It was a time of transition. Highways like U.S. 66 were being replaced
by the interstate, the gas station with its clanging bell was being replaced by the self serve mini-mart, and a tsunami of generic chain motels and restaurants were transforming the roadside landscape. The demise of venerable automobile manufactures Packard, Hudson, Studebaker, and Nash was a recent event and cars that had rolled from those companies factories still shared the highways with Fords and Dodges. (more…)
He followed the Oregon Trail west years before the
The National Old Trails Highway at the dawning of Route 66 in Kingman, Arizona
American Civil War. Forty years after that conflict ended, he traveled from Oregon to Washington D.C. by ox cart. A few years later he made a similar trip and then in 1914, he toured the country by automobile. In 1919, he was lending a hand to his son that was building Camp Cajon in the Cajon Pass along the National Old Trails Road (Route 66 after 1926).
In regards to longevity and a very active and productive life, I would not mind emulating Ezra Meeker. However, even though I have long been a fan of the extended walkabout and often give thought to traveling Route 66 in a Model T, Model A, or Hudson Super Six, coast to coast adventures of an epic nature like the ones that Meeker made are not on my to do list. (more…)
He was thin enough to hide behind a flagpole and had piercing grey-
My neighborhood is the big empty where the wind carries a hint of sage and grease wood.
blue eyes shaded by a battered, sweat stained, misshapen old Stetson. His sandy brown hair was thinning and going gray but as he was never without a hat, no one knew unless they were around when he wiped his brow with the bright red bandanna. His hands and face were tanned leather brown and reflected years of hard work under a desert sun. He stood well over six foot tall, but his bowed legs lent themselves to the appearance that he was shorter. Age was hard to determine but a guess of between 60 and 100 was a good bet. (more…)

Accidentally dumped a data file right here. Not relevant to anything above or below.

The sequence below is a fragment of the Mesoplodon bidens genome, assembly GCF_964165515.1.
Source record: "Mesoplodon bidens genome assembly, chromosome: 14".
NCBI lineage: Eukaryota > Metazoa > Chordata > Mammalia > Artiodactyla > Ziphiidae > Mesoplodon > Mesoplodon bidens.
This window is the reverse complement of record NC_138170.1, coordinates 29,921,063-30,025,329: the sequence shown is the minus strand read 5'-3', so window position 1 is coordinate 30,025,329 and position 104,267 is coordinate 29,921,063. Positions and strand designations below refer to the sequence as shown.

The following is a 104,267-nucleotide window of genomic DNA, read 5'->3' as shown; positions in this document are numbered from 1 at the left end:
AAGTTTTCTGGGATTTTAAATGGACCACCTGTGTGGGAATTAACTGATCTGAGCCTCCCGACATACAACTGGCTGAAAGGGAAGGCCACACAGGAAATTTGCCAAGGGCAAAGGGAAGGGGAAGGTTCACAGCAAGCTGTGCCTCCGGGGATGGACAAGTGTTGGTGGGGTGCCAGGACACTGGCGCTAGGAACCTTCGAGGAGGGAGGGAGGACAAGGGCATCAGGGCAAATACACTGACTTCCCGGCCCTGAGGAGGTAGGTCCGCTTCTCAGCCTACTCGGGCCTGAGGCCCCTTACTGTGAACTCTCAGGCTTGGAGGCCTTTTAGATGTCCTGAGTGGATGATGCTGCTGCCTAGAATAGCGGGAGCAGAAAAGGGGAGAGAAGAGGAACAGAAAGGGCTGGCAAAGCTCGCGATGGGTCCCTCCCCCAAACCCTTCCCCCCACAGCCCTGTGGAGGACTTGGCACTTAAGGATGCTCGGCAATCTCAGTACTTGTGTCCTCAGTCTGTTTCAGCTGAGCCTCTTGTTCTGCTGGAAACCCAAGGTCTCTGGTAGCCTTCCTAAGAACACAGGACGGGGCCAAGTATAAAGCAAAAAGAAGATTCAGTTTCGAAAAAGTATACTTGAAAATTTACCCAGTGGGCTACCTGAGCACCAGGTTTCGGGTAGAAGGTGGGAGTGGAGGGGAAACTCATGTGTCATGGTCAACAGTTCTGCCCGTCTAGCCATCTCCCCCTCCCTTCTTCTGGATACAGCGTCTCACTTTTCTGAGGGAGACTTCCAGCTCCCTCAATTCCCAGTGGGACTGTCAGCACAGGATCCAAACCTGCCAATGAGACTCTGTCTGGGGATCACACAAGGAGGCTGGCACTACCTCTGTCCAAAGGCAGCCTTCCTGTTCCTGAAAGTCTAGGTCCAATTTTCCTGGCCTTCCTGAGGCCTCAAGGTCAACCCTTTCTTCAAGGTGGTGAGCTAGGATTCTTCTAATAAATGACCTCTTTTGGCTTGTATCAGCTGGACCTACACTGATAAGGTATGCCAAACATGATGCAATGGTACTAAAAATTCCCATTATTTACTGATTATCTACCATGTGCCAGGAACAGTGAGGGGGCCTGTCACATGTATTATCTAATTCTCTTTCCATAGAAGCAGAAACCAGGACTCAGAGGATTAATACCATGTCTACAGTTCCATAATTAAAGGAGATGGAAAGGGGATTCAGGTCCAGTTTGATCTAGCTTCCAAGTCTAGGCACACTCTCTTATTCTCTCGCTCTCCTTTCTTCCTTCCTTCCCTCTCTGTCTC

The fellows name was Bliss. As with most people who become an historic milestone, Mr. Henry Bliss never knew
The embryonic electric vehicle museum is the first and only museum dedicated to this style of vehicle. Credit Historic Electric Vehicle Foundation
that unexpected death would bestow a dubious form of immortality. He simply stepped from the New York City streetcar that September afternoon in 1899, and became the nations first pedestrian struck and killed by an automobile. Today’s editorial in the Kingman Daily Miner about the world’s first museum dedicated exclusively to the electric vehicle led me to reflect on Bliss, his demise, and how there is little new under the sun.
The electric vehicle museum in Kingman, Arizona was born of a limited partnership between the city and the Historic Electric Vehicle Foundation during the Route 66 International Festival in 2014, an event that was aptly themed Kingman: Crossroads of the Past & Future. For reasons not understood the museum has never progressed beyond the initial stage even though it garners international media attention and the collection continues to grow. The prestigious Peterson Automotive Museum in Los Angeles recently donated 15 historically significant vehicles. (more…)
The Arizona & Utah Railroad, a territorial era rail line
In search of railroad history in northwest Arizona.
in northwest Arizona is less than an historic footnote. It is a dusty and forgotten chapter from the closing years of the frontier era that is providing fodder for a couple of new Jim Hinckley’s America adventures.
The mining camps in the Cerbat Mountains date to the 1860’s, and purportedly, Chloride is the oldest continuously mining town in Arizona. By the late 19th century many of the mines had closed, and the towns that they had supported were ghost towns. Chloride, and nearby White Hills, were, however, booming as the mines went deep. The Tennessee Schulyhill is one of the deepest mines in the state. The high cost of shipping, however, cut deep into profits. (more…)